FORT ON STATEN ISLAND. been employed without making the least impression upon An engrossed joint resolution for the inspection and the Indians, that the gentleman should now complain of appraisement of the fortifications erected on Staten Island the Commissioners having overstepped their duty, and at the expense of the State of New York, was read the should be very earnest in inquiring whether their acts third time. were authorized. It reminded him of a story he had Mr. COCKE expressed a suspicion that there was heard of two men who continued to quarrel about an oys- something intended by this resolution, which did not at ter after a third person had come between and devoured first appear. He desired time to examine it. It seemed it. It was well known that the opposition of the Indians that the United States were to give up to the State of was owing to the influence of white men, by whom they New York, all their fortifications at Staten Island. These were surrounded, and of missionaries who were opposed forts had been erected at a great expense, and he moved to the policy of the Government. He admitted that the to lay the resolution upon the table, in order that an policy heretofore pursued towards these tribes, was un opportunity might be afforded to look further into this wise and pernicious; but that which was now sought to be carried into effect, was, in his opinion, juclicious and Mr. VANCE replied, that there was nothing very danhumane. He could not believe that
, should the resolu- gerous in the resolution. The resolution stated, on the tion pass, any censure would be found to attach to these face of it, what was its real object. The Board of EnCommissioners. One of them had been occasionally em- gineers had reported that, in order to the defence of the ployed in conducting Indian treaties for a period of 20 harbor in New York, by the General Government, it was vears, and this was the only instance in which he had ever necessary that the Government should have the possesfailed. The language he and his colleagues had employ- sion and control of certain forts on Staten Island. The ed towards them was perfectly proper. It was not the forts had been erected by the State of New York, at their language of threat, but rather of friendly aclmonition ; own expense, and the Legislature of that State had apwarning them that, unless they should consent to sell the pointed an agent on their part, to negotiate for a sale of country, the laws of the United States would be extended these works to the United States. The object contemover them, the white men would continue to intrude up- plated in this resolution, was to provide, on the part of on them, and their country would be a subject of perpe. the General Government, to meet this disposition, and to tual jealousy between the States--the effect of which appoint a person who should go there, and, in company must inevitably be, that their race would decline, and ul with the New York Agent, should attend to an appraisetimately perish. In using language like this, the Comment of the fortifications in their present state, preparamissioners were urging a policy which had been recom- tory to a sale. In his judgment, the General Governmended by two successive administrations. The gentle. ment would be in duty bound to pay the State of New man had seen the Indians within our States continually en. York for these forts, whether they were of value to the croached upon-he had seen the race gradually declining; United States or not. They had acted on that principle and yet he continued to oppose that policy, which was di towards other States, and he saw no reason why they were rected to rescue and preserve them. Another topic of not bound to do the same for the State of New York. complaint had been, that the public money had been em. But, that was not the purpose of this resolution. ployed in removing some of these Indians, without the Mr. FORSYTH said, that, from the remarks of the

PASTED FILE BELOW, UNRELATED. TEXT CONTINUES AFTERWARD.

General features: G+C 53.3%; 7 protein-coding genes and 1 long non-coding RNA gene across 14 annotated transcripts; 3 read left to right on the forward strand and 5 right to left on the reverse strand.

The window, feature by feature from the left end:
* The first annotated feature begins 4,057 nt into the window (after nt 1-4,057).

Jan. 30, 1827.]
Duties on Wool and Woollens.
[H. of R.
Chairman of the Military Committee, he had understood by the Chairman who reported it, and well done. The the intention to be, that, as soon as the appraisement of views which I shall take of the questions growing out of these works should be completed, the payment was im- the bill are these: The act of 1824 promised and held mediately to follow.
out to the woollen manufacturers aid and protection ; if He was informed by the CHAIR, that the resolution that act has not given all the aid and protection they were required a report to be made to Congress at its next led to believe they would receive under a fair operation session.
of it, the nation is bound to make good to this class of Mr. FORSYTH then observed, that, as the measure the community all which was promised them ; all they was only intended to be preparatory to future legislation, had a right to expect from its operations, whatever may he had no objections to it.
have been the causes of its not operating as it was exThe resolution was then passed, and sent to the Senate. pected it would have done : not to do it would be a
breach of faith and a denial of justice on the part of the DUTIES ON WOOL AND WOOLLENS.
nation to its citizens, and one for which there can be no On motion of Mr. MALLARY, the House again went excuse or justification. If the act of 1824 has had all the into Committee of the Whole on the State of the Union, effect it was intended it should have had, and all the Mr. BUCHANAN in the Chair, and took up the bill for woollen manufacturers had a right to expect it would the protection of the woollen manufactures.